When choosing which product is perfect for your acoustic reduction needs, there are a number of factors that must be considered prior to making the purchase. As any individual expects, you want to make sure that the acoustic product fulfills what it promises. But in order to do that, there are questions that need to be considered, such as:
1) What is your source of noise?
2) Is the “volume” of the sound source loud?
3) Is it high or low pitched?
4) How far will the sound reducing product be from the source of sound?
5) Can you describe the overall environment of the sound source?
6) What are the main issues that the source of noise causes?
7) What are the current ceiling wall and floor surfaces made of?
Sound-reducing curtains and curtain enclosures are generally used to encapsulate the sound at its source at a close proximity, to meet federal regulations on noise pollution, to keep noise out of a designated area, and/or to maintain a sound level that is comfortable for workers that are in the noisy area for the majority of their day. The level of sound reduction can range from a slight decibel reduction to a more drastic decibel reduction.
With a core made up of absorptive material and a flexible, acoustic membrane, sound-reducing curtain dividers have been known to reduce the decibel level to 20-21dB below the original sound source (which was a low frequency and high decibel source – the most difficult noise to attenuate). Using alternate construction methods as well as a combination of different sound products, the range could possibly go up to a 30-40dB reduction. These panels can be customized to fit whatever your needs are.
Assuming that your acoustic reduction curtain divider system is sufficiently sealed on all edges, the benefit of using sound curtains may mean the difference between the use of inexpensive preventative gear for each worker and the in-depth implementation of an OSHA-approved sound monitoring program to adhere to federal guidelines.
Perceptions of Change in Decibel Levels
|Twice as Loud / Soft||10dB|
|Four Times as Loud / Soft||20dB|
This chart indicates change in decibel levels and how they are perceived to the average human ear. One thing to keep in mind while looking at this chart is that the percentage of decibel loss is not proportional to the actual decibels lost. Although a 5dB reduction may seem like a smaller number, the human ear perceives this as a dramatic change. For example, if a 100 dB sound source is reduced to 80dB, the 20dB loss that occurs is not a 20% loss (in respect to the perception of a human ear). This results in a loss of approximate 75%.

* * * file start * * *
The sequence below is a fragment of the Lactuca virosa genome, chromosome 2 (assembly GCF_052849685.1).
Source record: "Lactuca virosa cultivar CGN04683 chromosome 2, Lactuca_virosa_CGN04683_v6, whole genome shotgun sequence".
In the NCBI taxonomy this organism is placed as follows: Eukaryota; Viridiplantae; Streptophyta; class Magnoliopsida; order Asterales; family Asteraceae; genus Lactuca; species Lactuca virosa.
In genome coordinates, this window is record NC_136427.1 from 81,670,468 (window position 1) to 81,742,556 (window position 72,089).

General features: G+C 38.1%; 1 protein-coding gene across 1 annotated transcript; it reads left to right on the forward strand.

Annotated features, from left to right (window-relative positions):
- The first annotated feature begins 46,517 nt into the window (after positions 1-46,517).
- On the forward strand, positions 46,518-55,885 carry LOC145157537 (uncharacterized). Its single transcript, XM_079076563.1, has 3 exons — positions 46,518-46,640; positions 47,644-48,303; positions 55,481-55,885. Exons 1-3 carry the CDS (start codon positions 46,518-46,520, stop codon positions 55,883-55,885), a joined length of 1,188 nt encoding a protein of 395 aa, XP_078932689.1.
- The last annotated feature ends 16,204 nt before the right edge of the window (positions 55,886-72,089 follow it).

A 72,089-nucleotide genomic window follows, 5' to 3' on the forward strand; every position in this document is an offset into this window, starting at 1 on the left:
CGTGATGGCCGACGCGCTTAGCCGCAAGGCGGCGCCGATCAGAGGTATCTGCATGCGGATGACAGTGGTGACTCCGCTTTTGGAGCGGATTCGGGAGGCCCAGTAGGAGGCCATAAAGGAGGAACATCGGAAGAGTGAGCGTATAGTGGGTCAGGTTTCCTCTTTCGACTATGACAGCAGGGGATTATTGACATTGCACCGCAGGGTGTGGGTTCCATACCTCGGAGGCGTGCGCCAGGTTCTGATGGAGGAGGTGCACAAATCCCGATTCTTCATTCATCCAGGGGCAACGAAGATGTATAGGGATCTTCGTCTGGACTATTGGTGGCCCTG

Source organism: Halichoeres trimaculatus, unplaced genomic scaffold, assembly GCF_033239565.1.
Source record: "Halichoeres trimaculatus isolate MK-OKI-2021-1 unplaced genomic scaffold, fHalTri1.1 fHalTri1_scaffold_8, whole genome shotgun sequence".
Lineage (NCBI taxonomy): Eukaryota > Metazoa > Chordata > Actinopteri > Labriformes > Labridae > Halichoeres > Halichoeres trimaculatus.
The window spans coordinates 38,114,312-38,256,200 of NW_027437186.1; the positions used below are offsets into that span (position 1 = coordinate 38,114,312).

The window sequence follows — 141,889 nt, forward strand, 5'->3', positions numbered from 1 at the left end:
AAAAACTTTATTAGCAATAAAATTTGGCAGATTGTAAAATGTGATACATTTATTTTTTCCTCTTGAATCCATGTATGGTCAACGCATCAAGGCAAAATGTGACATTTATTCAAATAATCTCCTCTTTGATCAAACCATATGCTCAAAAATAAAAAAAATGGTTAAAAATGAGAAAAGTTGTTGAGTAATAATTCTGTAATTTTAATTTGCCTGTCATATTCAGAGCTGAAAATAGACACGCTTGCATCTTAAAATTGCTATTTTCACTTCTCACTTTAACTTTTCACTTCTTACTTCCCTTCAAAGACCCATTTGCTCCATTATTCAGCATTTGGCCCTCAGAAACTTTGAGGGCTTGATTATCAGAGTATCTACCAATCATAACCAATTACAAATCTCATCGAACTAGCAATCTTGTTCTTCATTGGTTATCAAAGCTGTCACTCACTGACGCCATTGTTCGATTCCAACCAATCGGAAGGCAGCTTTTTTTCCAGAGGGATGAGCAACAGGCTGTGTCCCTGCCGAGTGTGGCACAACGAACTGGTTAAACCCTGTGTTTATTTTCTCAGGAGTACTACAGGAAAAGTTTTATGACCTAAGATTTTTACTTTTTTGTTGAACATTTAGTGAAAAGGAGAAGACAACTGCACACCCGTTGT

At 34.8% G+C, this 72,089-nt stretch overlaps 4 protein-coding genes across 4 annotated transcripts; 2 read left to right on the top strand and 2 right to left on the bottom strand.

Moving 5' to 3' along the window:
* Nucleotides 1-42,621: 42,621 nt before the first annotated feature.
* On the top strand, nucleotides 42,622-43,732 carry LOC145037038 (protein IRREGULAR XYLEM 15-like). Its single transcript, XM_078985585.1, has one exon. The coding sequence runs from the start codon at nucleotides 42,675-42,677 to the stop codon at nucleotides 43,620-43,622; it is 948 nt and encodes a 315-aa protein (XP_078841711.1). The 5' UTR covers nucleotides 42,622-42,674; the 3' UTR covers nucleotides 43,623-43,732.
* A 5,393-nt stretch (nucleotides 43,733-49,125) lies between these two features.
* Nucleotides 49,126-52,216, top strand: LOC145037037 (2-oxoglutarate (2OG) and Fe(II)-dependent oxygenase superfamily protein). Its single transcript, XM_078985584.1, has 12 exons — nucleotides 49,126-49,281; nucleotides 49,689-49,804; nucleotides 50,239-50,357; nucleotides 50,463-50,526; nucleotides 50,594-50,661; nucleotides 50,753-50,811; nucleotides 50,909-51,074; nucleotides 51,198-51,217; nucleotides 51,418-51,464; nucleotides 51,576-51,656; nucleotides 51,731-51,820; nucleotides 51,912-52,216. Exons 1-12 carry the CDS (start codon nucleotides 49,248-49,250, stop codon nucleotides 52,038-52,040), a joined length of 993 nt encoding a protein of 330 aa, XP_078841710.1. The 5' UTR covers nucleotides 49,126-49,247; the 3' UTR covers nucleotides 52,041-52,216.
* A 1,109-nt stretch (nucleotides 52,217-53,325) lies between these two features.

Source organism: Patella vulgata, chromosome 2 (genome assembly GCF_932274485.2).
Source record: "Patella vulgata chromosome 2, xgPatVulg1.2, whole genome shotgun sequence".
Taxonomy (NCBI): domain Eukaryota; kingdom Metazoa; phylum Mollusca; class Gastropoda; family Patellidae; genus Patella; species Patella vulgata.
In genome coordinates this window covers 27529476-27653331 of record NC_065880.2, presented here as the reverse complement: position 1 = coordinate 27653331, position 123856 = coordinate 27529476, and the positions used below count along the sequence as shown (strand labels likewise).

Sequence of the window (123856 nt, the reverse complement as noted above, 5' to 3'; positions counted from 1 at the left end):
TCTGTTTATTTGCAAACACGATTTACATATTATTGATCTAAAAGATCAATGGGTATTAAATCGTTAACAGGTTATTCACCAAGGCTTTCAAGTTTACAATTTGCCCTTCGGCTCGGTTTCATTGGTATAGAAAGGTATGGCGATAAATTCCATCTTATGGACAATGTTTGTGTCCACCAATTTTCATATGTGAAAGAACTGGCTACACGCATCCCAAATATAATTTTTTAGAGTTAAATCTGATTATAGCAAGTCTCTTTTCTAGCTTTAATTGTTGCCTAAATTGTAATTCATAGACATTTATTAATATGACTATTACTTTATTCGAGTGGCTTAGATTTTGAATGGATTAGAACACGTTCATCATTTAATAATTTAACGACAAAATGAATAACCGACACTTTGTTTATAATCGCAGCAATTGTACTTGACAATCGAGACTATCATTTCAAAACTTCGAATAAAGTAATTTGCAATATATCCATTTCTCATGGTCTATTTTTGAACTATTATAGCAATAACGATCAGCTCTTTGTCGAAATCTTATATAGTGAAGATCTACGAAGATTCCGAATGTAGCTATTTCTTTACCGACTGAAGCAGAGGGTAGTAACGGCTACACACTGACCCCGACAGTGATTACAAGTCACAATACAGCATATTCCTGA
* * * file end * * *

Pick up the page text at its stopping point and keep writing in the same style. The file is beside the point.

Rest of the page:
There are times when operations managers and staff are unaware that instead of a complete decibel reduction sound curtain system, it may just be an echoing issue that needs to be resolved. The large, open area could have a number of reflective surfaces (glass, tile, cement, metal) which causes sound to “bounce” off these surfaces, creating a longer reverberation time for each sound wave. If a noise absorption baffle system is not in place, this can create a barrage of sound waves, which indicates that the general work environment has allowed the noise to travel far distances, thus creating an uncomfortable situation of past and present noises all being “re-circulated” into one general work area.
Noise-absorption baffles and banners act as a sound wave “dissolver.” When a sound wave reaches a noise baffle, it absorbs a relative percentage of the wave (depending on the material used and its NRC rating), and bounces back only a fraction of the sound coming in.
This is where the term – noise reduction coefficient (NRC) – comes into play. NRC is a standard, numerical scale based off of a set of general sound frequencies (250, 500, 1000, and 2000 Hz) used to dictate what the quality of absorption is for that material. The NRC value will let you know what percentage is absorbed. The value of zero (0) indicates a perfect sound reflection, and a value of one (1) indicates a perfect absorption rate. A lower NRC value tends to work best in larger areas, and a higher NRC value tends to work best in a small room, or in an area that has a great deal of noise.
So, if a material at 1000 Hz has an NRC of .90, This means that 90% of the noise will be absorbed and 10% will be reflected back into the area (see illustration).
But keep in mind that as you move into different sound frequencies, the NRC may change. Using the same example – if 1000 Hz has an NRC of .90, it will not perform at .90 at 125, 250, 500, and 4000 Hz. This same material could perform at a higher level at 4000 Hz and a lower level at 125 Hz.
A rule of thumb to explain NRC is, lower frequency noise is a sound wave that is much harder to reduce than higher frequency noise – a lower frequency sound wave tends to be much longer than a higher frequency wave.
Moving forward, some facts to consider are the following (and a chart for sound description relative to every day noise):
Because of the very custom nature of sound products, it is always important to discuss your details with a specialist. Contact AmCraft today to speak with one of our technical specialists for your project! You can call 847-439-4565, or email email@example.com.